Maintaining backwards-compatibility while transitioning users

PEP 3147 (PYC Repository Directories) are causing me grief. When I created the ABCs for importlib I did not expect import to change significantly. But here I am, in a situation where the handling of bytecode files has shifted significantly, making the abstractions I created for importlib not work quite as well as they did when Python 3.1 came out. That means something needs to change, but that's not easy when it comes to Python's standard library.

It is said that the standard library is where code goes to die, developmentally speaking. Once your code lands in the stdlib, it's hard to change. You end up not knowing who is using your code or how. But being in the stdlib guarantees that at least one person is somewhere in the world. And if you change something without providing an upgrade path, you are going to have some pissed users. Now, you could argue that as long as you work for three releases (e.g. 2.5 through 2.7), you're safe as that is roughly 4.5 years of compatibility (ask the CentOS/RHEL people and they would say four versions thanks to their 2.4 dependency, but that is a bit nuts as we are not even doing security releases at this point for 2.4). But that still requires that you provide some way to be compatible through three versions of Python. How the heck should I make it so that people using the ABCs from Python 3.1 still work unmodified -- albeit with warnings being triggered -- in Python 3.4?

First, let's look at what caused the problem. When I created the ABCs I assumed that there were primarily two situations: you only cared about source or you cared about source and bytecode. The thinking was that if you wanted to do some wonky source transformation or you were working with a VM that didn't use CPython bytecode files (i.e. all other VMs), then you would want to use the PyLoader that only used source. Otherwise you used the PyPycLoader for source & bytecode usage.

PEP 3147 makes the split more along the lines of source or source-less importing. The PEP leads to Python emphasizing more than it did that bytecode files are really an optimization that happen to have been used by some as a distribution mechanism (there was actually a bit of back-and-forth about removing bytecode-only/source-less import support, but enough people used this to continue supporting it unfortunately). That means that my division in the ABCs was no longer in alignment with how things will be viewed by importer authors going forward.

The improper division is made even more acute by the fact that the PyPycLoader exposes bytecode details that do not extrapolate into a new PEP 3147 world. For instance, PyPycLoader.bytecode_path() in Python 3.1 returns the path to the bytecode file next to the source file. But with PEP 3147 you have the cached file path when there is source code along with the path to the bytecode file in a source-less import. The bytecode_path() method now must branch its logic based on whether there is any source code. That's really unfortunate for anyone who implemented their own bytecode_path() as it will no longer operate properly in the face of PEP 3147 as how everyone else expects it to work. So in this case I exposed too much to the user of the ABC.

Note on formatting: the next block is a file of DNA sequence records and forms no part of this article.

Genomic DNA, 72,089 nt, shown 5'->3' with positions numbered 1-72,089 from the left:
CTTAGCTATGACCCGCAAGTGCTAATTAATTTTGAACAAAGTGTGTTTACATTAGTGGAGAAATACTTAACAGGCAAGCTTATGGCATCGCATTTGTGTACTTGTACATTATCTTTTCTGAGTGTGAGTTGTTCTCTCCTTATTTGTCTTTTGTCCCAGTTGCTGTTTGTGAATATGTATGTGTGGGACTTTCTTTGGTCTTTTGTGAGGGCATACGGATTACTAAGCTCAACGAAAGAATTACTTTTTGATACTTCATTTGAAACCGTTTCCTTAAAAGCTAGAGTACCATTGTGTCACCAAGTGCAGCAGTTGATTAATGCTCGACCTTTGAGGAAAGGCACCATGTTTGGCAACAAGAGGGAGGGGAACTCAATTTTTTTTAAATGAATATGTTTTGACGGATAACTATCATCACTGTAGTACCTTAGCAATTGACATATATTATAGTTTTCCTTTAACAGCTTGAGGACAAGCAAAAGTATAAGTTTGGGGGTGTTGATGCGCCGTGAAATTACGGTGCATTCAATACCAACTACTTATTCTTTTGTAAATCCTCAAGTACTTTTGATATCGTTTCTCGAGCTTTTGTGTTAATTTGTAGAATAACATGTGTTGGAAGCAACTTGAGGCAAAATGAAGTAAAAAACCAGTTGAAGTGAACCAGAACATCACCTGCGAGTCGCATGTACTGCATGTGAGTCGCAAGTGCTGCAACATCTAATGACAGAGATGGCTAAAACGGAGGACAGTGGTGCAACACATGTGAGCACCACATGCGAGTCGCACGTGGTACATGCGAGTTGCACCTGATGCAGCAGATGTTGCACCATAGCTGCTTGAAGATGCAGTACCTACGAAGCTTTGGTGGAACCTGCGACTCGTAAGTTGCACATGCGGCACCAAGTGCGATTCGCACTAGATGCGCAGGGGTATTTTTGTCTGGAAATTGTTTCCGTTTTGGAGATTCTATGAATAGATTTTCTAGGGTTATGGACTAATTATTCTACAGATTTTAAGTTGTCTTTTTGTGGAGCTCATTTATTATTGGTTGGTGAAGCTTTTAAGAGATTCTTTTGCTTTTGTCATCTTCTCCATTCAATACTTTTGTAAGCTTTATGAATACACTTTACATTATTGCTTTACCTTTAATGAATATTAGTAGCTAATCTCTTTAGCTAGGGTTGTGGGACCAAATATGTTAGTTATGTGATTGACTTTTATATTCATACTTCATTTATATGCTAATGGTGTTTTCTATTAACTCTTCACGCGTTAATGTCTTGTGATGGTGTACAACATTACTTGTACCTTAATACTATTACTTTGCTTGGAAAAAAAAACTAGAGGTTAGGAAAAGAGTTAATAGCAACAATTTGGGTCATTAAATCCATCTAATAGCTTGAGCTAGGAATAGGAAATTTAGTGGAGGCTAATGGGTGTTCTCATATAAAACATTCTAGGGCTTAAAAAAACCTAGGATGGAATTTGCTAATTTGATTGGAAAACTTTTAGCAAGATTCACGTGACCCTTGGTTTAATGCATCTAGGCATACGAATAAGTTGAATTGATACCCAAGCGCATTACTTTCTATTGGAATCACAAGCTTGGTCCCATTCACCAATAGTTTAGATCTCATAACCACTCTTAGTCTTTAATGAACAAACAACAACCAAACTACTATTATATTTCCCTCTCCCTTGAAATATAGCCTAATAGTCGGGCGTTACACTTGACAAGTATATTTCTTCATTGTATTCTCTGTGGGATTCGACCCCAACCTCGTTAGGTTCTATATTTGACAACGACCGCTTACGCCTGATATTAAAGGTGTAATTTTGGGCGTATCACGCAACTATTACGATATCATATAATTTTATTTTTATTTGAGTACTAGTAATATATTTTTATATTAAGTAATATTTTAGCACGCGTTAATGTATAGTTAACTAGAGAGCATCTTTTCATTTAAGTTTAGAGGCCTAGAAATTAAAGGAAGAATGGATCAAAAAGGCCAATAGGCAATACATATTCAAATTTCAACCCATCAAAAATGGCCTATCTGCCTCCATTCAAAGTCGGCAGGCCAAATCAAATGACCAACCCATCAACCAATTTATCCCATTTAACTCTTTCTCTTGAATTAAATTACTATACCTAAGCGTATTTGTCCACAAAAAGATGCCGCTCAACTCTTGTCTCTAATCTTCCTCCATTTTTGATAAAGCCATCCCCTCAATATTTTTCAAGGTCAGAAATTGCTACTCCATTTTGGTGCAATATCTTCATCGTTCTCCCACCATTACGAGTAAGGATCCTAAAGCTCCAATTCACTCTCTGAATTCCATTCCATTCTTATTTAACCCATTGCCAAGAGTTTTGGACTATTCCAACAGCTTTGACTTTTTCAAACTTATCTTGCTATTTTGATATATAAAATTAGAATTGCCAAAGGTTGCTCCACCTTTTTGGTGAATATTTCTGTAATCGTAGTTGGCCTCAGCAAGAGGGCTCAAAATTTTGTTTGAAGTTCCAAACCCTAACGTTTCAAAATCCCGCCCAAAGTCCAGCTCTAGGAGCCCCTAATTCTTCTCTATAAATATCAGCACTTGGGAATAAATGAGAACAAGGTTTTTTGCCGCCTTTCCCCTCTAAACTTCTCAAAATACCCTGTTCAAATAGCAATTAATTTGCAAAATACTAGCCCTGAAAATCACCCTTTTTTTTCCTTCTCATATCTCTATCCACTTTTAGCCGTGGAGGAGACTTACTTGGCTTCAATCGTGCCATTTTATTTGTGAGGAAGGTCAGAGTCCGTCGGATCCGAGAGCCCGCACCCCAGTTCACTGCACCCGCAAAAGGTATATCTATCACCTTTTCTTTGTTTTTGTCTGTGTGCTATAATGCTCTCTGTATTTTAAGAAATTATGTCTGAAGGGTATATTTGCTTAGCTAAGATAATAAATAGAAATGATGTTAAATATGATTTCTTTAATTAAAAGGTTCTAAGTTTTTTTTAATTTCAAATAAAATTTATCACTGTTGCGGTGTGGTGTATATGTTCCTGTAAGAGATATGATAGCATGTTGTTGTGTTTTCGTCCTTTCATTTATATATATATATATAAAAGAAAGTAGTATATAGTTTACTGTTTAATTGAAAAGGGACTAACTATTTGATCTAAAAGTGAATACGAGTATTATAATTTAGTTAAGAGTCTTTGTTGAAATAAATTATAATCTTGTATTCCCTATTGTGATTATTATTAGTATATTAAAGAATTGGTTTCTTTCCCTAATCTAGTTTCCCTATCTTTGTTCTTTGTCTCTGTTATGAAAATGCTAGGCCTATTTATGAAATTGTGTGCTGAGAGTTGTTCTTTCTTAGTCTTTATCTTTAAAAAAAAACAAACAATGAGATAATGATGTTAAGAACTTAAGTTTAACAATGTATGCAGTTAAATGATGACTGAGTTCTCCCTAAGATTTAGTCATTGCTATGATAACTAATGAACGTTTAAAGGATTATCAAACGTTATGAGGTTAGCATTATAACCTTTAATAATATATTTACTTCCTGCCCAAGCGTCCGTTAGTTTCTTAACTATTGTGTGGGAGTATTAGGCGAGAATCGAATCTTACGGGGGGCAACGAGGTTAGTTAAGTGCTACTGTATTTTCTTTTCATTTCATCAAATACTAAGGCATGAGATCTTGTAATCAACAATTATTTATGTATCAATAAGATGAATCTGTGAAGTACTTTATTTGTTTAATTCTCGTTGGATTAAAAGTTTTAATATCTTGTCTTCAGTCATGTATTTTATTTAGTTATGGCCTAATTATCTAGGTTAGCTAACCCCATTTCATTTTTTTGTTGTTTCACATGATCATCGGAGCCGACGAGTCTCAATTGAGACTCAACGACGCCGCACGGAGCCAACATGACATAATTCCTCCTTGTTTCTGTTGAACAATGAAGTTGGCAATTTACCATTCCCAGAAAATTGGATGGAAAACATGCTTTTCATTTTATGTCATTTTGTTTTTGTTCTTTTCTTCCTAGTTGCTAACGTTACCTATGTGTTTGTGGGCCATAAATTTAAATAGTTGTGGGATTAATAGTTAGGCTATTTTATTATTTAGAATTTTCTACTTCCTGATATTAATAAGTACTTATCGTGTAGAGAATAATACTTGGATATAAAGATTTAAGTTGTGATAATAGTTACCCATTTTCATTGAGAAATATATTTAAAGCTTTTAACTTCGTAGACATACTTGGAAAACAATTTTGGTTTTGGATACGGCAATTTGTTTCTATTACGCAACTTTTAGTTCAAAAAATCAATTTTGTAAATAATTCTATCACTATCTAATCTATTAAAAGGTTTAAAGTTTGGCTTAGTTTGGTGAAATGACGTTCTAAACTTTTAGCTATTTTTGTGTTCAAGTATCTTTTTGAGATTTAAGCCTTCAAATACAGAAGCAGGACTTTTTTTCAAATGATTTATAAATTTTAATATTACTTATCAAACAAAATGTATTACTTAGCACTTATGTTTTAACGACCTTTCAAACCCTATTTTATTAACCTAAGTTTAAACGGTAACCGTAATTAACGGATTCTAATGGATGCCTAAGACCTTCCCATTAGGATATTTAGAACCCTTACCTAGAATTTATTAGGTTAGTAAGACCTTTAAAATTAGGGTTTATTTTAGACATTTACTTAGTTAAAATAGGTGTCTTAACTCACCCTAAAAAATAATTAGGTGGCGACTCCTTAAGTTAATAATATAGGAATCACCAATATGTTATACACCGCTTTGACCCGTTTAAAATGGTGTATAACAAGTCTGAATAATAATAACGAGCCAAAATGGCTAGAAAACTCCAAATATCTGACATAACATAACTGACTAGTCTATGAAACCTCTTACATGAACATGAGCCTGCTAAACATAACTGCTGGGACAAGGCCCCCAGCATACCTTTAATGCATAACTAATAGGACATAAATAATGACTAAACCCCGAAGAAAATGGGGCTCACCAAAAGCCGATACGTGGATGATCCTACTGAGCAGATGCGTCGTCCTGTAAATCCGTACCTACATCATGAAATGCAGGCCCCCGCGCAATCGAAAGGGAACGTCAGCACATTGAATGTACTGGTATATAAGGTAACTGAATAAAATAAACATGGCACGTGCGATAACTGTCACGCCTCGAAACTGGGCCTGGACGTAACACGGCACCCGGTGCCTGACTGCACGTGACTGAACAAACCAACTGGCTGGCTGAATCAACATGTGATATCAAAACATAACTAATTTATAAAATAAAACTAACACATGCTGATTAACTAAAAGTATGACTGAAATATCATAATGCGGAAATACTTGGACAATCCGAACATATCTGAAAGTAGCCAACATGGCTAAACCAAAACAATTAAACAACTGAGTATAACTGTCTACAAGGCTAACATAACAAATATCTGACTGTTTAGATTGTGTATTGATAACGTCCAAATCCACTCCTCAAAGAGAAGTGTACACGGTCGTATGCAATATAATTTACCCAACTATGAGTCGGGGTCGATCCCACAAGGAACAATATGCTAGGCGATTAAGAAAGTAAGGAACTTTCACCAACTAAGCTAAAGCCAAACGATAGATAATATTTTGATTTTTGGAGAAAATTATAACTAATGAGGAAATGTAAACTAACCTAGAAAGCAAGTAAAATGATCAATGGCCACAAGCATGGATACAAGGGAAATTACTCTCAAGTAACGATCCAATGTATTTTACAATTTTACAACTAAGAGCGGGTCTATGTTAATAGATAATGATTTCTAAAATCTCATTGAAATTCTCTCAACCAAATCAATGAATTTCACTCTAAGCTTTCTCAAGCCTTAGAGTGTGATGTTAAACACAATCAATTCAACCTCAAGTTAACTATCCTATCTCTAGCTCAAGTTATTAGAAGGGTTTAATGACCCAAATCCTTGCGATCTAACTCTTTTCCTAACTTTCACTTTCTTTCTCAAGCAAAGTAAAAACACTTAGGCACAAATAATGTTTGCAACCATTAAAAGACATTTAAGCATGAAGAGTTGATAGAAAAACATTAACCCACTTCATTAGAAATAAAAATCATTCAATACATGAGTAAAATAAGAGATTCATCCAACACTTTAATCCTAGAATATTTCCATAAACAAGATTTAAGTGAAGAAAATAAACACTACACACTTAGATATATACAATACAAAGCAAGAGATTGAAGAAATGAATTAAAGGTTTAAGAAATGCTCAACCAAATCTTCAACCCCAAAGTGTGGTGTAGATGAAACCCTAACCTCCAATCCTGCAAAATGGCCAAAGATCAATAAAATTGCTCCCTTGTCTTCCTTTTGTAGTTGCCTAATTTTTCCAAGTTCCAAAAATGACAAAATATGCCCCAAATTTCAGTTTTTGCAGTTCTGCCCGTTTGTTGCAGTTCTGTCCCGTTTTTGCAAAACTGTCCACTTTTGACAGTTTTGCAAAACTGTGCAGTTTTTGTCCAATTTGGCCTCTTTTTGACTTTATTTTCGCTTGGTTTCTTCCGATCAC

I also messed up by introducing new methods that took module names instead of "file" paths. Everyone assumes that you are working on a file system or something that resembles one, so adding the overhead of having all of the methods have to resolve a module name to a path name to perform their operations -- e.g. PyPycLoader.source_mtime() 99% of the time will need to stat a file path, not some abstracted thing where you can index by module name alone. That's annoying as it leads to a lot of boilerplate in all of the methods I introduced beyond PEP 302.

Not using file paths is also unfortunate when it comes to using a loader as a file system abstraction. Theoretically, if you have data files with your package code, you should be able to use __loader__.get_data() to read it and not have to worry about any other details such as if you are reading from a zip file or an actual file system. Had I used file paths for things such as source_mtime() then people would have gained modification time info on files they stored with their package code.